ONE of the few things to lament about rugby league’s decision to switch from a winter sport to a summer sport 20 years ago is the demise of meaningful Boxing Day fixtures.
Games over the festive period in both the round and oval ball games have been pretty much a permanent fixture on the British sporting calendar since the Football League played a round of matches in its inaugural season back in 1888.
Of course, St Stephen’s Day has not seen any competitive rugby league matches in 20 years during the shortened Centenary season – and even then only two were top-flight games played on that Tuesday.
One of those was the traditional showdown between Wigan and St Helens, where the Sky Sports cameras in were attendance to capture the Cherry and Whites running out 58-4 victors against their injury-hit rivals and Scott Quinell grabbing four tries alone.
No less than 16 players were missing for the Saints and even a moment of madness from Neil Cowie could not stop the hosts triumphing in front of a 19,526 crowd at Central Park, with Simon Booth’s try providing scant consolation.
But while Wigan were romping towards being crowned the last winners of the Stones Bitter Championship ahead of the switch to summer and the dawn of Super League, there were two other teams doing battle across the other side of the Pennines.
A bumper crowd of 18,000 were at Headingley to watch Leeds face off with fellow Yorkshire side Castleford, which proved somewhat closer as the hosts secured a 28-16 win, with two tries from Marvin Golden, and one each for Francis Cummins, Jim Fallon and Carl Hall.
Boxing Day fixtures have become a staple at Leeds during the Super League era, with the Rhinos and Wakefield Trinity Wildcats now established as annual opponents on December 26.
A friendly in all but name – the 2016 edition is officially known as the ‘Wetherby Whaler Festive Challenge’ – this and the other matches played over the festive period form part of the preparations for the new season.
But while the start of Super League on February 4 is looming on the horizon, the fact remains it is still closer to the final fixture of the 2015 season – England’s third Test victory over New Zealand – than it is to the start of the next.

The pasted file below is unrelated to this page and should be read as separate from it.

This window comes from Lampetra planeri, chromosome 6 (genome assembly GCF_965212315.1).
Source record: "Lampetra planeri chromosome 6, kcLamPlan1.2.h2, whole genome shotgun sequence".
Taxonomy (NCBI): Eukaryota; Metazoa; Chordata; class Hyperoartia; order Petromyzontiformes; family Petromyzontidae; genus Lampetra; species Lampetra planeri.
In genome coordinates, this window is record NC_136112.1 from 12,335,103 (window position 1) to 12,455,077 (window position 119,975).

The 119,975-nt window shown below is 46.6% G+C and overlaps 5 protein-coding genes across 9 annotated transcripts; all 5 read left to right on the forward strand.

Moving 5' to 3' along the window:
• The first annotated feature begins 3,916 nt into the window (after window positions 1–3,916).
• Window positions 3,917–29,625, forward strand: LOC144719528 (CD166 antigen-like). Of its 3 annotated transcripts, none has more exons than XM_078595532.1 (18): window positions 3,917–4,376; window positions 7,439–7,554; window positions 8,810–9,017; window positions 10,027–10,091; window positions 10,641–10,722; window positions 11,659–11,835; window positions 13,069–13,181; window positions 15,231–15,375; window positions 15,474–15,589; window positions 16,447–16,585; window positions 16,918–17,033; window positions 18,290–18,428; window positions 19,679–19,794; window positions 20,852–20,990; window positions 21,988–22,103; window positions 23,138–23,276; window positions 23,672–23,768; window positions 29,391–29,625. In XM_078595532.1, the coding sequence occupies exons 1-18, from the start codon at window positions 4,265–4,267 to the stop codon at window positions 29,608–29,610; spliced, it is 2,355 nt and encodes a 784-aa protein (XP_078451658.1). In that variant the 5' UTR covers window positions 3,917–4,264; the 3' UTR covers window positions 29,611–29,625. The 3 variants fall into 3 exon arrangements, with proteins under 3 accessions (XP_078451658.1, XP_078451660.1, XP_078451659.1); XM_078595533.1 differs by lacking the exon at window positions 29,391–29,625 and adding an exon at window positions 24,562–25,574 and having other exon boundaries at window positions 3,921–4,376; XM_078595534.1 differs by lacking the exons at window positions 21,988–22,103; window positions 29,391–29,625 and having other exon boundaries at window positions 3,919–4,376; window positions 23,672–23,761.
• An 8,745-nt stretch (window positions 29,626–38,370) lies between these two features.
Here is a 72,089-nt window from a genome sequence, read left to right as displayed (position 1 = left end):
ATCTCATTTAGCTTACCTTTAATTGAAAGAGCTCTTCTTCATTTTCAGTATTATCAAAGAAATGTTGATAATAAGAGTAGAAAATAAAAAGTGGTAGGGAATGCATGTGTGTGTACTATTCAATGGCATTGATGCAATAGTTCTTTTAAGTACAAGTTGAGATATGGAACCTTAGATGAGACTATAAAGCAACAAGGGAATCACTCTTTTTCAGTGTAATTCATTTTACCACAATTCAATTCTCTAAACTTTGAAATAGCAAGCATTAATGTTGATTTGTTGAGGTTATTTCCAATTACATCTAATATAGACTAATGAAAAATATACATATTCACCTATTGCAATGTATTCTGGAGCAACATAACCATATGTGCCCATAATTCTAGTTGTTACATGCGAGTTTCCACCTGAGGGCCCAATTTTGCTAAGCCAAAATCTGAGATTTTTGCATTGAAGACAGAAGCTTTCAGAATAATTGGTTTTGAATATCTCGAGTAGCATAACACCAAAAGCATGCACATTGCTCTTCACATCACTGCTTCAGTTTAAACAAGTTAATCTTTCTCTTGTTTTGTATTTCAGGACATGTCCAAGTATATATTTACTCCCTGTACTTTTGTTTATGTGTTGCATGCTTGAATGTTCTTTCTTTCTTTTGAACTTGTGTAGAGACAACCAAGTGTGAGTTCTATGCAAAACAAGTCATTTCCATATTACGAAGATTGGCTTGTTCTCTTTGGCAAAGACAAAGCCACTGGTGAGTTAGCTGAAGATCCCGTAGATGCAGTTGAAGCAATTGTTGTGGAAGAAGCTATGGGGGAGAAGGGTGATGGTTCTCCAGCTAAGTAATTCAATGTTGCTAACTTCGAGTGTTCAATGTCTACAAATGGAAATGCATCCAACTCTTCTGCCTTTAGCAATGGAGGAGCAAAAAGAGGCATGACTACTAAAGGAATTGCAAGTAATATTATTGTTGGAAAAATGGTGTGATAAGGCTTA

Not that these matches are entirely pointless though. Indeed, three years ago these and other pre-season fixtures were used to trial variations to the Laws of the Game, which was also the case in 1998.
Back then, Leeds featured Australian winger Wendell Sailor – over in the UK on a three-month contract with the city’s rugby union team – in their 12-6 win over Halifax.
However, reports from the day state that Sailor had something of a limited impact, with an 18-year-old loose forward going by the name of Kevin Sinfield grabbing the headlines instead for his stand-out performance.
The other game which has remained something of a Boxing Day tradition is the Heavy Woollen Derby between Batley Bulldogs and Dewsbury Rams, which this year takes place at the latter’s Crown Flatt ground.
Two other derby matches take place on December 27, with Widnes Vikings hosting Warrington Wolves and Castleford Tigers going up against Featherstone Rovers.
Then there is the clash between Barrow Raiders and a Barrow & District Select team, which is set to include former Raiders Adam Nicholson and Mike Backhouse alongside the other top amateur players from around Cumbria.
After that, the friendlies do not really get going until midway through January and no doubt the debate will continue as to whether the matches at this time of year serve any purpose aside from keeping alive a somewhat anachronistic rugby league tradition.
Still, it is Christmas, so what harm is there in keeping a little bit of tradition alive?